This article provides an end-to-end walkthrough of how to create a demand forecast with DataRobot Automated Time Series. Specifically, you’ll learn about importing data, target selection, as well as modeling options, evaluation, interpretation, and deployment. (If you want to see how you can use the API to do demand forecasting with multiseries data, see this notebook in the DataRobot Community GitHub.)
We are going to use this dataset from a company with ten stores to forecast demand for the next 30 days. In the dataset the stores are stacked on top of each other in a long format. As you can see the data has a number of variables with different variable types such as date, numerical, categorical, and text. Three variables need to be highlighted:
the Date column with days as the unit of analysis,
the Sales column, which is the target variable we want to forecast, and
the Store column, which contains the names of the different stores we will be forecasting.
Figure 1. Dataset in long format with stores “stacked” on top of each other, with a mixture of data types including date, text, categorical, and numeric
Uploading dataset and setting options
To create a demand forecast model using DataRobot, you need to upload the dataset into DataRobot (new project page), and specify Sales as the target column. Then, you need to tell DataRobot that this is a time series problem by setting up time aware modeling, selecting the date field, and selecting time series modeling. DataRobot has detected that this is a multiseries dataset, and returns a list of potential variables to use for the series ID. In this case we will select Store, and click SetseriesID (Figure 2).
Figure 2. Set up Time Aware Modeling, and set series ID
We need to tell DataRobot how far into the future we want to forecast, and how far into the past to go to create lag features and rolling statistics. We need to change the forecast distance to 1 to 30 days, and for now we will use the default feature derivation window (Figure 3).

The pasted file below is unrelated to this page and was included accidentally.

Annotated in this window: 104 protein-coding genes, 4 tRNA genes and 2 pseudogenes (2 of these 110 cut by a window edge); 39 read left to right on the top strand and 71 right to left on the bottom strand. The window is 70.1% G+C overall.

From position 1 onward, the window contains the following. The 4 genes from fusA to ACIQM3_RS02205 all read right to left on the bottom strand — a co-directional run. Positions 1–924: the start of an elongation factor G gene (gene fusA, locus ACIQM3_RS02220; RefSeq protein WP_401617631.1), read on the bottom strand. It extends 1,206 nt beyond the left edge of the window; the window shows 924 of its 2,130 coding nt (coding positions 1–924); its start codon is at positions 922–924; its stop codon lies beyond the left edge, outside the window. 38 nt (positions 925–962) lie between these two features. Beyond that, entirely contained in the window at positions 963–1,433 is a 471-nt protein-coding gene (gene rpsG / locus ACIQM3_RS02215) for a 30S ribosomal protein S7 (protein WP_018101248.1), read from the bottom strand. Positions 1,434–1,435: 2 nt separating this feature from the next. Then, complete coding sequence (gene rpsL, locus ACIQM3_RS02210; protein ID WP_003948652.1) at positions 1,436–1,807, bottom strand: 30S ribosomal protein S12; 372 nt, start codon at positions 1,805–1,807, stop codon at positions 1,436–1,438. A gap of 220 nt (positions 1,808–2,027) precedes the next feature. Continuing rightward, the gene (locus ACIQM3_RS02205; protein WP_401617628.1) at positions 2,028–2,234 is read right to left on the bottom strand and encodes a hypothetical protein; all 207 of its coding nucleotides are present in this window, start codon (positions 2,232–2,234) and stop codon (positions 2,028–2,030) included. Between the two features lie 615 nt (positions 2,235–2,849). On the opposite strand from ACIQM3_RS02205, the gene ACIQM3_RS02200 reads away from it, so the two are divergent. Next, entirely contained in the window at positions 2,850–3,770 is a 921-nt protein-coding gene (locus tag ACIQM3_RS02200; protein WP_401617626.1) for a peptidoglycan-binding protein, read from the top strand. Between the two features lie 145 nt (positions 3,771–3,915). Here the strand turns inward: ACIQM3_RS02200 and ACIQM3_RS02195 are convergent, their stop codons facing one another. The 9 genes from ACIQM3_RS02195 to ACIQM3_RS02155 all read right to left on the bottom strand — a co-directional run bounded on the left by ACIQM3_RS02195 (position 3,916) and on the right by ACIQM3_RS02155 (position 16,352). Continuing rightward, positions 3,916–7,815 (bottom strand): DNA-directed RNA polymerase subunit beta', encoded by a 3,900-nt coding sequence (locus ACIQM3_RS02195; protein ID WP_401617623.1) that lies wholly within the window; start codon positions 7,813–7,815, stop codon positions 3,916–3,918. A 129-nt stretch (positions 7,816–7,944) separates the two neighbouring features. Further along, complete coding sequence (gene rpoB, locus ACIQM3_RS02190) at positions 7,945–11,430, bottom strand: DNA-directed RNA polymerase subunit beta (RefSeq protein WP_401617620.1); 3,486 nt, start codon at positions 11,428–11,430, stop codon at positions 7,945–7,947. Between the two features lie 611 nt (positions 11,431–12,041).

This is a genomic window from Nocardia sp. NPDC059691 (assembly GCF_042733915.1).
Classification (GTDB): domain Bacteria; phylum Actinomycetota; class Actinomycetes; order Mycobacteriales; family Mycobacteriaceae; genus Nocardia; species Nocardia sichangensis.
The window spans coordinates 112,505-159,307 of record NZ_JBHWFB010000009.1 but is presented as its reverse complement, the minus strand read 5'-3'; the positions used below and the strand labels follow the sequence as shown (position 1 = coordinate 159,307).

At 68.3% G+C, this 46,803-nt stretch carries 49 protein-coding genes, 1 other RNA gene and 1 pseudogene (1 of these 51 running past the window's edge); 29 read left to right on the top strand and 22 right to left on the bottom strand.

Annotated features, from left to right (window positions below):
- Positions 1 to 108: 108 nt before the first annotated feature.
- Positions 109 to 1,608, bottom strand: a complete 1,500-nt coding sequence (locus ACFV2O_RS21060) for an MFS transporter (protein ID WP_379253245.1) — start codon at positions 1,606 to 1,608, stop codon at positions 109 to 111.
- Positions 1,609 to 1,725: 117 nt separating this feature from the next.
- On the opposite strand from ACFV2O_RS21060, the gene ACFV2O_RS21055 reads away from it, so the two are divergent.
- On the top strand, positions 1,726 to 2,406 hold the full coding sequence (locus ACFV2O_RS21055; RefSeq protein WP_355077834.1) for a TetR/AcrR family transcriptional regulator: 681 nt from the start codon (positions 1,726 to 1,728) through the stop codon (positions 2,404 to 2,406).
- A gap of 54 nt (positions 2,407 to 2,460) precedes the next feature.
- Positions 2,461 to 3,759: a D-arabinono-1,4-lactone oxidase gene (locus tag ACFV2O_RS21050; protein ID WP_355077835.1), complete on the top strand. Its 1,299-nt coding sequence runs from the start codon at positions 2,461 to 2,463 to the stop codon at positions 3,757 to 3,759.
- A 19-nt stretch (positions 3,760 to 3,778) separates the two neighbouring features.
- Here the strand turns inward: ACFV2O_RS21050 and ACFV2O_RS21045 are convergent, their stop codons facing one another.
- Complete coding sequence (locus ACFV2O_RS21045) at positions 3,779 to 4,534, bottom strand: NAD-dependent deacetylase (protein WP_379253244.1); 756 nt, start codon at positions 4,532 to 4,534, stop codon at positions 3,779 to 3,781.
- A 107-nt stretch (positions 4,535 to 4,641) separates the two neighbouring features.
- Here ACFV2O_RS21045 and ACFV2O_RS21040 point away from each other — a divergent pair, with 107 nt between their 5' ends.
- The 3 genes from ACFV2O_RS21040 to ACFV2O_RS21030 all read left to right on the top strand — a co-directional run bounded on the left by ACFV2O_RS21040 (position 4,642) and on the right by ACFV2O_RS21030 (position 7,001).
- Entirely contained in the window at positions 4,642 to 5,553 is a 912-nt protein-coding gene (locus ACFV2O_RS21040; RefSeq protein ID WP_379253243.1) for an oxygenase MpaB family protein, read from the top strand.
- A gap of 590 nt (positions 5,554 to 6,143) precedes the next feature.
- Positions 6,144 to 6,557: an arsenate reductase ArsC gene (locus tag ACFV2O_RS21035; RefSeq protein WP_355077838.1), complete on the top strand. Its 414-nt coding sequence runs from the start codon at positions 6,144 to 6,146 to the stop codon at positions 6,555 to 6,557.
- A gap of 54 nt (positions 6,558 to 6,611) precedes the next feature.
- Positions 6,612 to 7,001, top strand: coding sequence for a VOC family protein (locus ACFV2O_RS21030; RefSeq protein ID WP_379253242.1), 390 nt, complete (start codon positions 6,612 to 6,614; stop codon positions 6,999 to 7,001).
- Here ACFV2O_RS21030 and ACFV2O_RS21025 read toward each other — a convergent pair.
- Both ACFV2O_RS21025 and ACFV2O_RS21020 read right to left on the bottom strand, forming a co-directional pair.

Figure 3. Set forecast distance
Automated Time Series has a number of modeling options that can be configured. Here, we will look at the most commonly used options.
Next is the option to partition the data (Show Advanced Settings > Date/Time tab). With time series, you can’t just randomly sample data into partitions. The correct approach is backtesting, which trains on historical data and validates on recent data. You can adjust the validation periods, as well as the number of backtests to suit your needs. We will use the defaults for this dataset, as shown in Figure 5.
Figure 5. Backtesting and validation length options
Known In Advance Variables
For time series projects we have the ability to indicate features we will know in advance, so DataRobot can also generate non-lagged features for these variables. In Advanced Options, under the TimeSeries tab you can specify columns that will be known at the forecast point (Figure 4).
Figure 4. Declaring known in advance variables
DataRobot also allows you to provide an event calendar that will allow it to generate forward-looking features so that the model will be able to better capture special events. The event calendar for this dataset (Figure 6) consists of two fields: the date and the name of the event.
Figure 6. Event Calendar
To add the event calendar, scroll down a bit in the TimeSeries tab. Find the Calendarofholidaysandspecialevents section and add your calendar here (Figure 7). For non-multiseries projects: if you don’t have a calendar handy, you can have DataRobot generate one specific to a selected country code. The resulting calendar will include all relevant events during the time period of your dataset.